Glancing to him, Zexion finally started to take visual stock of what Demyx picked up. His arms were full of hastily wrapped up finger foods (entirely useless to the Organization) and some children’s toys and books that added only slightly more credibility to his work today.
In that these items were often designed to demonstrate the foundation of a world’s culture in an easily understood format, it would aid the next members assigned here in understanding how to navigate their society. Though this was undoubtedly not Demyx’s intent.
And still trailing between them was the mystical thread—almost as a mockery at this point in their mission.
“Plenty for Heartless to draw on,” Demyx whined, unaware he was being studied so closely. “So it’s gonna be a huge mess. Here, listen,” was the only warning he gave before jostling everything around in his arms to get to one of the books.
“The red string of fate,” he mused aloud. One he hadn’t read yet, then. “Huh. Where destinies meet,” Demyx started reading in a lilting tone reserved for material he actually wanted to look over, “an invisible red cord shall be tied by the gods.”
Demyx continued undaunted by the sudden tension in Zexion’s body language. If indeed, he noticed at all. He was a scientist, and Zexion believed in neither gods nor destiny. But he listened intently, incredulous that it would be Demyx who found the answers he was after while still in his training phase.
“Those found in the embrace of a single thread shall embrace one another as decided by fate, buh buh buh,” the musician trailed off to skim for something that interested him more. “Destiny shall guide them to unite as they are bound by true love. Whoa.”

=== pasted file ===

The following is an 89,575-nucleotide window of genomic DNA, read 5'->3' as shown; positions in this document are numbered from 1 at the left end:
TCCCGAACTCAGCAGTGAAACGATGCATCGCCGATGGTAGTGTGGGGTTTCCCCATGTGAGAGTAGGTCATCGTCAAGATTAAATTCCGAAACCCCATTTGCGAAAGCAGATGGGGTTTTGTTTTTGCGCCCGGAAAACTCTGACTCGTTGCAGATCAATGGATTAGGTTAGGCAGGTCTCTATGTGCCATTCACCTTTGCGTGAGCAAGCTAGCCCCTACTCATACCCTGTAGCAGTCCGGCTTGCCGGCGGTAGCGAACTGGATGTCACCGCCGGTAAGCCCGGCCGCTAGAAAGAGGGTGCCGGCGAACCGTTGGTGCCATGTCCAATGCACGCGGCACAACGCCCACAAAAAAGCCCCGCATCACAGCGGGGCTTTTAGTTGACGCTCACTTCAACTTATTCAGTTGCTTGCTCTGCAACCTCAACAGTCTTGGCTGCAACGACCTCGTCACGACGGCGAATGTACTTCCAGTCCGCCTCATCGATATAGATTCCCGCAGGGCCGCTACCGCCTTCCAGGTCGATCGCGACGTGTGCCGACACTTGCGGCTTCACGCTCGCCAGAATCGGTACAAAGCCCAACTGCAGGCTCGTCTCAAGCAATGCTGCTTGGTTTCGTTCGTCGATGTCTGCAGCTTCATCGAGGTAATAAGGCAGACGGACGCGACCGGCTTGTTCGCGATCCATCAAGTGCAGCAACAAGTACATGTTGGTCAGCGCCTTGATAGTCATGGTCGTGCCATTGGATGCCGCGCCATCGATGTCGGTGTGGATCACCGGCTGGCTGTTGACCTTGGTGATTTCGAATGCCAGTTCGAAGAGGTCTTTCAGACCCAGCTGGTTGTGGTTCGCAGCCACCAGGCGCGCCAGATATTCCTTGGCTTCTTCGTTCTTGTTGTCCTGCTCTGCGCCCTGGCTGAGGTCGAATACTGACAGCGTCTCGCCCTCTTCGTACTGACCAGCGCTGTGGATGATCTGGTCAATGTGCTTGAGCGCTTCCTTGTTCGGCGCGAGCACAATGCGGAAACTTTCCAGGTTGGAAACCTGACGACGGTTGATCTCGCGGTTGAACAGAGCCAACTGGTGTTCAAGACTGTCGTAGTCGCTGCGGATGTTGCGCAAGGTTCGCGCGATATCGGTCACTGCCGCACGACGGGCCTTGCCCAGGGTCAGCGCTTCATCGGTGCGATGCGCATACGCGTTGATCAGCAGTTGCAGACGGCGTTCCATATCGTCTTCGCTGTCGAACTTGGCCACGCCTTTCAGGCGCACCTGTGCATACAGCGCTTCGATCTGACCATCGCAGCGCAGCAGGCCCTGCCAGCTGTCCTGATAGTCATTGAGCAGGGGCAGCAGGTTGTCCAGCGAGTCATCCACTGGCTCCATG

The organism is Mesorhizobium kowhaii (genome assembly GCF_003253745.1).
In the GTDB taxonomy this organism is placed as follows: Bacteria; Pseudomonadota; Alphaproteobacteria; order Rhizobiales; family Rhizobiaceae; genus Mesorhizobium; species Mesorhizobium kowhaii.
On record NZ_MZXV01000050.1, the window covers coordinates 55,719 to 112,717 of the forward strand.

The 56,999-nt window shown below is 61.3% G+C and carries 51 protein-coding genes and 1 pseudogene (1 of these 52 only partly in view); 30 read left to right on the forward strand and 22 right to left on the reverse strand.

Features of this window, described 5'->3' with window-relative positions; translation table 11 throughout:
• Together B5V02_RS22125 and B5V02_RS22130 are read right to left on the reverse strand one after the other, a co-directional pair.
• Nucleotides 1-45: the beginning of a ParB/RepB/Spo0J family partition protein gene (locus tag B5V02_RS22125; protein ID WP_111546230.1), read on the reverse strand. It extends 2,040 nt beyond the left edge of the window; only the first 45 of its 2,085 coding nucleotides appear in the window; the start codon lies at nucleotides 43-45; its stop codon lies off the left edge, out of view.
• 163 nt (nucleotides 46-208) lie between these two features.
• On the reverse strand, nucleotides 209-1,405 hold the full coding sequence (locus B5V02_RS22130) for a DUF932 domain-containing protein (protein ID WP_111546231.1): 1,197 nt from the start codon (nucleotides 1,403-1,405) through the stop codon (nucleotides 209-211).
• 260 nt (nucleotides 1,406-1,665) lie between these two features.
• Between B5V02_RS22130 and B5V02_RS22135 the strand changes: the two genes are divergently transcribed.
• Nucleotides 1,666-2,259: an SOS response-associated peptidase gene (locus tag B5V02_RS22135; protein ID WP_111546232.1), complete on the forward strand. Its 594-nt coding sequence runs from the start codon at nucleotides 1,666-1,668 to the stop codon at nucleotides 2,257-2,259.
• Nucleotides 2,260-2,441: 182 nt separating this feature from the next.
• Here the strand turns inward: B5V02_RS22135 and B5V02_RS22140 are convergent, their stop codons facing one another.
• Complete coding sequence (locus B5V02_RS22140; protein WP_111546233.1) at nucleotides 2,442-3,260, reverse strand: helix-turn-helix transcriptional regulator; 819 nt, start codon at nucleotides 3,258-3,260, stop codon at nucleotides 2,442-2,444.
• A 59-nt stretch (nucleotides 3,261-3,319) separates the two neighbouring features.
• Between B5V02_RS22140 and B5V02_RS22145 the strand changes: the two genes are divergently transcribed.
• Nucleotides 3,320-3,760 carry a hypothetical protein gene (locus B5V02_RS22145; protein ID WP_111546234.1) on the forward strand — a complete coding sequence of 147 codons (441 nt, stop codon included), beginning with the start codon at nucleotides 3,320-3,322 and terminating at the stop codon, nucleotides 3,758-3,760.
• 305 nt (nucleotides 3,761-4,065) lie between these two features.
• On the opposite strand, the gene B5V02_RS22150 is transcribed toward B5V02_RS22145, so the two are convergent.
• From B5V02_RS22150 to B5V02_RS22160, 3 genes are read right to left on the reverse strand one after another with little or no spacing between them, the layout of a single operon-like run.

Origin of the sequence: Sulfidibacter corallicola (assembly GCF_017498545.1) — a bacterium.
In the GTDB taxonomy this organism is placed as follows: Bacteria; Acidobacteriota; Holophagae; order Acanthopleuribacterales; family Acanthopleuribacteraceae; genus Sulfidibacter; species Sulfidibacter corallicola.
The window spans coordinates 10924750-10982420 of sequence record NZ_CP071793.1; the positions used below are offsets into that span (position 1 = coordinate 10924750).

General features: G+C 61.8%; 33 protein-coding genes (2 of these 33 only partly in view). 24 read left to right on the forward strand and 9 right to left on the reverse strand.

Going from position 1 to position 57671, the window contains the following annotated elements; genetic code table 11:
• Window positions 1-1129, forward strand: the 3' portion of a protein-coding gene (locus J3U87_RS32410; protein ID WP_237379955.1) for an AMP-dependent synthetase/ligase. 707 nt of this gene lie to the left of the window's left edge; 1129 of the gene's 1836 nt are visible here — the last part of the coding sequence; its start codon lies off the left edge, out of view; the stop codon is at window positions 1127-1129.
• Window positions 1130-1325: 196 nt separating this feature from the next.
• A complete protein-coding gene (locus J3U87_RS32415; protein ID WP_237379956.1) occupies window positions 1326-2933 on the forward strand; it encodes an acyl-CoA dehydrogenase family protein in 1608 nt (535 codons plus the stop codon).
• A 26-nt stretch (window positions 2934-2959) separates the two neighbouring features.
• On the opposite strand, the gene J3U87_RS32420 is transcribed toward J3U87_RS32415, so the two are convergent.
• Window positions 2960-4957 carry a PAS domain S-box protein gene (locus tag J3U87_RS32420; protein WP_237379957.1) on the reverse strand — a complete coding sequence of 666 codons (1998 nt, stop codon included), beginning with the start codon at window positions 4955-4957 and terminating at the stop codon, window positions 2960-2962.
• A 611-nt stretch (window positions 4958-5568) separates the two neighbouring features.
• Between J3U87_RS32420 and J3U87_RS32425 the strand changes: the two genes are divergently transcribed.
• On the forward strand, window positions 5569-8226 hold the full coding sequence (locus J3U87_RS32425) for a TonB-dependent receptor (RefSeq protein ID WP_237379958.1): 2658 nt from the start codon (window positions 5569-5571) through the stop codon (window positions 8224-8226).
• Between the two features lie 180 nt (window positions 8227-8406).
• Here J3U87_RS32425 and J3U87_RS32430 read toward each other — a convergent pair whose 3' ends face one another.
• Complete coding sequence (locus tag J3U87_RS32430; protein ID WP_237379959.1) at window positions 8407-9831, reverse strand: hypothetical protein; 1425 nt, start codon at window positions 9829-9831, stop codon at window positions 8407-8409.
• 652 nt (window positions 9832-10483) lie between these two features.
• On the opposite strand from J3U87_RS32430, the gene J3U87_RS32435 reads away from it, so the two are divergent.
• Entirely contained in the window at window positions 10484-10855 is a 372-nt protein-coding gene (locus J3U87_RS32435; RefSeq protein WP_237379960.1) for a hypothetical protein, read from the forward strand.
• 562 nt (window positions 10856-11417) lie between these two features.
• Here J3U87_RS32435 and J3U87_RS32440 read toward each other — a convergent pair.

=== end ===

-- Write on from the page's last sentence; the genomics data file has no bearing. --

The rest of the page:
“Definitely matters of the heart,” Zexion forced himself to answer levelly. And of course it worked—illusion was his specialty in more ways than one.
“Whatcha make of it, Zex?”
He sighed, turning to Number IX and catching the glimpse of the red string once again. It could not be. Even if it was the case and their match was inevitable…
“A meaningless legend, no doubt,” he dismissed. “Though one they must hold in high regard.” He examined Demyx one last time to be certain that, yes, the string between them was truly there. At the castle, it would disappear again and he could eventually forget this… Though he knew he wouldn’t. “Are we ready to return now?”
“Uhh, guess so. I’m all set, anyway.”
“Let’s see it, then.” Demyx was nearly done his supervised training and would soon go on recon alone. All the better for Zexion. He did not believe in fate. “You won’t always have someone to call on a corridor for you,” he teased as a distraction from the situation in his mind.
“Yeah, yeah,” the musician sighed, reaching out to help himself focus and amazingly dropping nothing. After a few seconds, the corridor swirled open. “Ha! Got it.”
“Not bad,” Zexion conceded. “But you will want to improve your speed. In an emergency, a hasty retreat may be your only option.” Without waiting, he went ahead to the castle to the fading sound of Demyx spluttering about what kind of emergency that might be.